After several years of a tough climate for the voluntary sector, most of us would agree that for small to medium-sized organisations, managing change is one of the main and most important challenges.
Achieving change is difficult – and often unpalatable for chief executives who have built groups of committed people delivering vital services – but the pressures of the environment mean that for most, business as usual is not an option.
Many grant-makers are already putting substantial investment into capacity or capability building. It’s hard to assess the overall expenditure on this type of development support, but the wide and varied range of activities must run into many millions of pounds each year. To help meet the challenges of the current environment, we need to invest more, but not necessarily more money. Alongside capacity building and ‘grants plus’, its time for those of us who set out to fund, support and enable frontline organisations to use all our assets: we need to use everything we’ve got to help the organisations we support develop the skills they need to survive and thrive.
What ingredients do we have?
Each trust or foundation expends resources collecting information on the organisations it supports, but maybe more could be done to make this information a strategic resource. Structuring and sharing this data would enable us to map areas where skills are strong or weak, and identify common problems, trends in demand for types of support, and how it could best be offered and targeted. Moves towards sharing information more routinely are already under way with initiatives like 360Giving. (Our latest report on skills issues in the sector is on our website.)
Alongside information resources, staff teams in funders have a wide variety of strong management skills – from the excellent finance skills needed to manage endowments and grant programmes to the external focus and strategic thinking that help funders to target their support. In short, grant-makers know what good management looks like – and perhaps more could be done to share that understanding with grantees.
A good example is financial management: frontline organisations often hire a book-keeper early on, but the level of financial reporting and management information generated doesn’t always move forward with growth and increasing complexity of operations. Helping organisations to see good examples of financial information, and providing templates or sample reports – perhaps based on grantmakers’ own reporting – could be very helpful.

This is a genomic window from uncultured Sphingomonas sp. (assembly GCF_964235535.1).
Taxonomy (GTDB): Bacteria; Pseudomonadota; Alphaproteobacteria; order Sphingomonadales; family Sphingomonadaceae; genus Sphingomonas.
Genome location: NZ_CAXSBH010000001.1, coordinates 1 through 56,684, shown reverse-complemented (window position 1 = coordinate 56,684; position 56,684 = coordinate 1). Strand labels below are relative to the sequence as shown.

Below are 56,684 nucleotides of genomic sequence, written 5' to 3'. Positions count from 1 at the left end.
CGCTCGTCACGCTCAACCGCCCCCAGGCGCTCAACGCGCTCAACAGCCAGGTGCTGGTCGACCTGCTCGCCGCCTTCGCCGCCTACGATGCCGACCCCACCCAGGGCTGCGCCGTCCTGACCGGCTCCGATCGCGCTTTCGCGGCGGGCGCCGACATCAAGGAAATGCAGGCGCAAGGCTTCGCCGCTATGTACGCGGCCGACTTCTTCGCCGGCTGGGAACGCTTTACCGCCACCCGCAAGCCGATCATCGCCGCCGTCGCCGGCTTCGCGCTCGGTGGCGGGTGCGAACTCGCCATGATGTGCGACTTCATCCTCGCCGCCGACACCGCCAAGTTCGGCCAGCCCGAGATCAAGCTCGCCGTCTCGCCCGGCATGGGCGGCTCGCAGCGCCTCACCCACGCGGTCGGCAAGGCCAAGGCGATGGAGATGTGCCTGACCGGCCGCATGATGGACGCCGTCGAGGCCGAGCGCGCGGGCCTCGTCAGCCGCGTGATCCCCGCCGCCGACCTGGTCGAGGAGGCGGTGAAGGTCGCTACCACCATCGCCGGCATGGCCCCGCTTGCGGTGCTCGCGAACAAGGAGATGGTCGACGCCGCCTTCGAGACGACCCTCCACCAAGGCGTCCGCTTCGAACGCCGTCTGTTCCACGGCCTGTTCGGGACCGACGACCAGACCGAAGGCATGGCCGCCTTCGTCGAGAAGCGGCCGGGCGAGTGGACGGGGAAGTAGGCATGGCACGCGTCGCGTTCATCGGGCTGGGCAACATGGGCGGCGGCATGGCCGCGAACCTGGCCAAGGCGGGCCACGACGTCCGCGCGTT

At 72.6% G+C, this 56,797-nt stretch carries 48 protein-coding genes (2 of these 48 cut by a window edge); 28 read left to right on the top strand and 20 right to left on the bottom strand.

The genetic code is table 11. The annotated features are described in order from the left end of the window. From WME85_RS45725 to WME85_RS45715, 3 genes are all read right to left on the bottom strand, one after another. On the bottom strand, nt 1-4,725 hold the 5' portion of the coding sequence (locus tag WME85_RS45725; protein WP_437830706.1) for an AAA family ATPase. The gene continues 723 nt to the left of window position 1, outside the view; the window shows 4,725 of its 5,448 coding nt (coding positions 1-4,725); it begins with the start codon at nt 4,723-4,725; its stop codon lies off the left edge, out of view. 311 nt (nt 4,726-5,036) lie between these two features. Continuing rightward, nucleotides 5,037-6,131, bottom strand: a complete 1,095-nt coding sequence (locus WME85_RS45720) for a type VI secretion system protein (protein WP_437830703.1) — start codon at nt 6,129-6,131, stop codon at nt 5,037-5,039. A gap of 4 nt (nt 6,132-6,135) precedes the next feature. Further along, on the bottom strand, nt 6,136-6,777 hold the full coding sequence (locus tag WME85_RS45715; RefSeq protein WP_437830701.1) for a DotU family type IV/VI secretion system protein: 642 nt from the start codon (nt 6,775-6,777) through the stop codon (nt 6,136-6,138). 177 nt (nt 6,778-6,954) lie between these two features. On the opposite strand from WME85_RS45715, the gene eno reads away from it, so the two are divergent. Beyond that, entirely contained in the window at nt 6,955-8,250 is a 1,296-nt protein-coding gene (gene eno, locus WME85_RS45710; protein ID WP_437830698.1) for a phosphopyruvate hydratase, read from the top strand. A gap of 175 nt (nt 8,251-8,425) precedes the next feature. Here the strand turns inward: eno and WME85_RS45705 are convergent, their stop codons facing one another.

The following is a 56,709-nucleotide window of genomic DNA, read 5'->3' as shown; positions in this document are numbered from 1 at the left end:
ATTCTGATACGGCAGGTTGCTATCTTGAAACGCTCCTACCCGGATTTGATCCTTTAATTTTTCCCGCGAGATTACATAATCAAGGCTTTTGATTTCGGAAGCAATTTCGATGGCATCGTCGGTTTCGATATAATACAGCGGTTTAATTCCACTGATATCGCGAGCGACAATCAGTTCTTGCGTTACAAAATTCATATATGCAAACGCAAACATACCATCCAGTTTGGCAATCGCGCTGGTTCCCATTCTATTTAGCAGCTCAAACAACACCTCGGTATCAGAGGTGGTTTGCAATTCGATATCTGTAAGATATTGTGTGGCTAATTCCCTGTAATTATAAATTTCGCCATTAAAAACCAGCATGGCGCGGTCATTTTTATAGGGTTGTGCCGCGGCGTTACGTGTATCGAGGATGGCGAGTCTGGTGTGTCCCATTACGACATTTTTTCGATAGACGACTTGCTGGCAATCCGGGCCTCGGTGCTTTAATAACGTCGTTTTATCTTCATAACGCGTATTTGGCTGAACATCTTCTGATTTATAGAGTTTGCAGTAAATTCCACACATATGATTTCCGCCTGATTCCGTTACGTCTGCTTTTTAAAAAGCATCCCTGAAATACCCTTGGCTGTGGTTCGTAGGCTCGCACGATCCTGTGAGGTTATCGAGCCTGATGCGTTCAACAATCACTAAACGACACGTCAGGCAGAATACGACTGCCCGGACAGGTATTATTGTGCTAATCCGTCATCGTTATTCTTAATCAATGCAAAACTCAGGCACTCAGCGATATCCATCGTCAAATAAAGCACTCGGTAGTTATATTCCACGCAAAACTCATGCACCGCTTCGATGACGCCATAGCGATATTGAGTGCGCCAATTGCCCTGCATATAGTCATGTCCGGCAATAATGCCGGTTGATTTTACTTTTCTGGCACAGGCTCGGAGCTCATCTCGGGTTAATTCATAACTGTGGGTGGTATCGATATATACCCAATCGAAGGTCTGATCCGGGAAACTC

Using our knowledge can help to show frontline organisations that some skills gaps or management problems are widespread and that developing new skills is an ongoing challenge for everyone. For external support to be really successful, organisations need to be ‘hungry’ – to have an appetite for working with external advisers, rather than seeing capacity building support as force-feeding or somehow implied criticism.
Menu of support
How funders decide what sort of ‘grants plus’ to offer or what kind of capacity building to invest in will be determined by a range of factors – the number of organisations supported, the type of funding offered (projectbased, short- or longer-term), and the funder’s focus – supporting particular fields of work or operating as a more general funder. These factors may guide decisions to invest in highly responsive, bespoke support (as we offer at Cranfield Trust), or more standardised capacity building activities (perhaps training days rather than individual support). It may be that particular skills are highlighted, such as building financial capability, or focusing on evaluation and impact.
The application process can be sweet or sour – creating real value for organisations applying for funding or a gruelling process for overstretched managers. For example, it’s evident that the funding environment of the past 15 years has not helped to develop strong forecasting skills. Too often organisations are only asked for basic budget forecasts, and so don’t learn to prepare cashflows and scenario plans that would help them to make timely decisions and prepare for change. By requesting a cashflow forecast, funders can gain better insight into an organisation’s finances, and simultaneously stimulate its management to develop that key skill.
Depth of engagement can also help – where there is considerable contact with organisations during the application process, there is an opportunity to understand their strengths and weaknesses, to signpost them to particular sources of support, and to help strengthen their networks through introductions and new contacts. Building relationships and trust in this way is, of course, not appropriate to high-volume grant-makers where contact is necessarily limited, but there are still opportunities to ask questions and request information that builds skills, and to feed back information and sector knowledge that provides context to grant applicants.
In helping the frontline organisations that deliver our vital services through a challenging time, we can use all our assets to provide valuable experiences and development alongside grant funding. In addition to the £1.7 billion that foundations provide every year, there’s great value to explore in information, our own management skills and our engagement processes.